An attempt of the middle and lower class to stop this is very necessary, but because of the complete lack of interest in the topic, however, very little is being done at the moment. Wealthy people have much more to gain from the use of tax loopholes, and they have the power and influence to sway lawmakers into passing legislation that benefits their agenda. With our many voices and a collective effort, we can begin a change for the better. The IRS can become our voice and work to improve this situation given the proper amount of resources, and we must do what we can to see that that happens.
Needs a Title and a References Section.
Grade of 50 until those “details” are included.
Feedback to follow.
Tax loopholes have been plaguing society
—This will work if your Definition argument has clearly established that “loopholes” are not just loose deductions but holes carved in the tax code specifically to benefit the super rich.
—It would help to have a number. Is there a source that declares, “in an average year, $48 Billion are lost to loopholes”? If you, you could follow that up with: “That’s enough to provide health insurance to everyone who can’t afford it” or something equally impressive. Your vague promises of public works are less impressive.
—You won’t find universal approval for a beefed-up IRS in general, blue. Most adult taxpayers DO NOT RELISH the idea of being audited, and THAT’S what comes to mind when we think of stronger enforcement. You might have to recommend more funding FOR A SPECIFIC DEPARTMENT that cracks down on super-rich tax EVADERS. But, remember, if they’re taking advantage of true loopholes (not just lying about their income), they’re not EVADING taxes; they’re just following the lax law to the letter.
A solution to the issue of the taxation;
—The IRS does not write the tax code. So counting on it to balance what different income brackets pay is impractical.
—Not sure you’re right about their ability to “close tax loopholes” either. If Congress writes a line into the tax code that says, “companies that do business the way BLUE does business can deduct the first $100,000 of their income before incurring tax,” the IRS can’t prosecute blue for taking advantage of that loophole.
The underfunding of the IRS
—Now, THAT’S a quote!: Where does it come from?
—Can you name a government program other than the military that has managed to get an $80B budget out of Congress? (Especially one designed to force wealthy Senators to pay more in taxes? 🙂 )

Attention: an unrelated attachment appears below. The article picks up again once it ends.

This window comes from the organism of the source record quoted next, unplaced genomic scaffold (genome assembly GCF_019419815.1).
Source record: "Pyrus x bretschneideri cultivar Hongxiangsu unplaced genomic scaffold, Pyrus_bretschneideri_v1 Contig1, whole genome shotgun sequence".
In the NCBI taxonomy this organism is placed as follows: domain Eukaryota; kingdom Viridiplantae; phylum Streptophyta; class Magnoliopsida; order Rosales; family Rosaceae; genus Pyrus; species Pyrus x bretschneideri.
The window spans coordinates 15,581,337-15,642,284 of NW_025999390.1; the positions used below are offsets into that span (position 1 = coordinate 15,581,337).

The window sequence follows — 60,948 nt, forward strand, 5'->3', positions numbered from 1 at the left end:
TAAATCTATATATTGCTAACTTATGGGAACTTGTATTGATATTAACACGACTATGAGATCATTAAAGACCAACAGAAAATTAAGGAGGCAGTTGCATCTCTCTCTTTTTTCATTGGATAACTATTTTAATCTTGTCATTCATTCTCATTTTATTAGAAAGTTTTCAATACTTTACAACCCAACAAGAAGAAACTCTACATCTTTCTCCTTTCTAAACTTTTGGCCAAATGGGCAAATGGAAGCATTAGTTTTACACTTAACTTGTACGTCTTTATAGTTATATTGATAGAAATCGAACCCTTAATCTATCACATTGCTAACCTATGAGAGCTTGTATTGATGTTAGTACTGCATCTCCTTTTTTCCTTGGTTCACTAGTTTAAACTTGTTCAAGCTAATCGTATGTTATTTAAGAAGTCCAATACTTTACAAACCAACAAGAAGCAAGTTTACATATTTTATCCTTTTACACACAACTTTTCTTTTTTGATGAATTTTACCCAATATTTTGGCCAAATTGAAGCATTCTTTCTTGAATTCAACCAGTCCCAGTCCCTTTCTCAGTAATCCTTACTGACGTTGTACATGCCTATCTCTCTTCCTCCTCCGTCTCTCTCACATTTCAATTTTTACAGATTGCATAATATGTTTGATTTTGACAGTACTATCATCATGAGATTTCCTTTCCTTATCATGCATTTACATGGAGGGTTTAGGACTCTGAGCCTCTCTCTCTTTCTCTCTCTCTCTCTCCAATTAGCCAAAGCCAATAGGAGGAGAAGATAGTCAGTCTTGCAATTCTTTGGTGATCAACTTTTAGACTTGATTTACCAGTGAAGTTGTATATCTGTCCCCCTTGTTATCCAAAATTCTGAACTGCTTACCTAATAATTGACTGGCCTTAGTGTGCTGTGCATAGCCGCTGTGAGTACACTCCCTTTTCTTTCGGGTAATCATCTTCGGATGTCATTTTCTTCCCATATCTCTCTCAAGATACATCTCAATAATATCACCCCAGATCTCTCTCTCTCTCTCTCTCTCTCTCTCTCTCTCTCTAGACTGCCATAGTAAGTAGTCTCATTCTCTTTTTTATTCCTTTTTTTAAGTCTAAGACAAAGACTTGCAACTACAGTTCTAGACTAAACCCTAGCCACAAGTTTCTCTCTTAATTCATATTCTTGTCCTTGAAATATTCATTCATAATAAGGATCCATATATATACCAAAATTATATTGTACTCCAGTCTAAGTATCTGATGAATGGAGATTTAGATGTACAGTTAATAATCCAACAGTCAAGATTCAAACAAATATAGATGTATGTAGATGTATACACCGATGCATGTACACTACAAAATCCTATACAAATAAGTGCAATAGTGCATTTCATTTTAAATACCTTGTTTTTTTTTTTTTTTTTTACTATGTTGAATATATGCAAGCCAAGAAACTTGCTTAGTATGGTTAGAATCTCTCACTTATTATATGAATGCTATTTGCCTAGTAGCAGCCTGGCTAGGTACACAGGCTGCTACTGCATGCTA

—You might want to be REALLY cynical and suggest that Congress could exempt itself from any such increased scrutiny or oversight.
If this revenue were obtained
—This paragraph is substantially a repetition of the claims you made in your Introduction. I’m not sure we’re persuaded by it until we know more about how the loopholes come into being and the causal chain that so far keeps them in existence.
While it is true that nobody wants
—This is a compelling paragraph.
—Remember, though, that bold clear claims are much more effective than Rhetorical Questions.
—I wonder if you’ve considered that a RADICAL SIMPLIFICATION of the tax code would be THE OTHER WAY to help the IRS do more with a smaller budget. It’s no more likely to occur than a wholesale closing of loopholes, but it would show you’ve been considering cause and effect.
The article “Eliminating Tax Loopholes
—The upper class is able to influence government policies
—Other factors include the weakening of workers’ unions
—To be honest, we’re just played for saps again and again. We vote for candidates that promise to lower taxes, but then we have no way to hold them accountable for their empty promises.
An attempt of the middle and lower class
—someone who has the allocation of funds for the IRS as part of their plan?
— As before, I’m thinking, “more money for the IRS doesn’t mean they’ll go after the big fish.”
You SOUND reasonable throughout, blue, which is very beneficial when SO MUCH of your argument depends on reasoning alone. You need stronger advocates who actually believe there is a PATH TO FAIRNESS we can follow. Is there no one in “the academy” who has mapped a plan more specific than giving the IRS more money?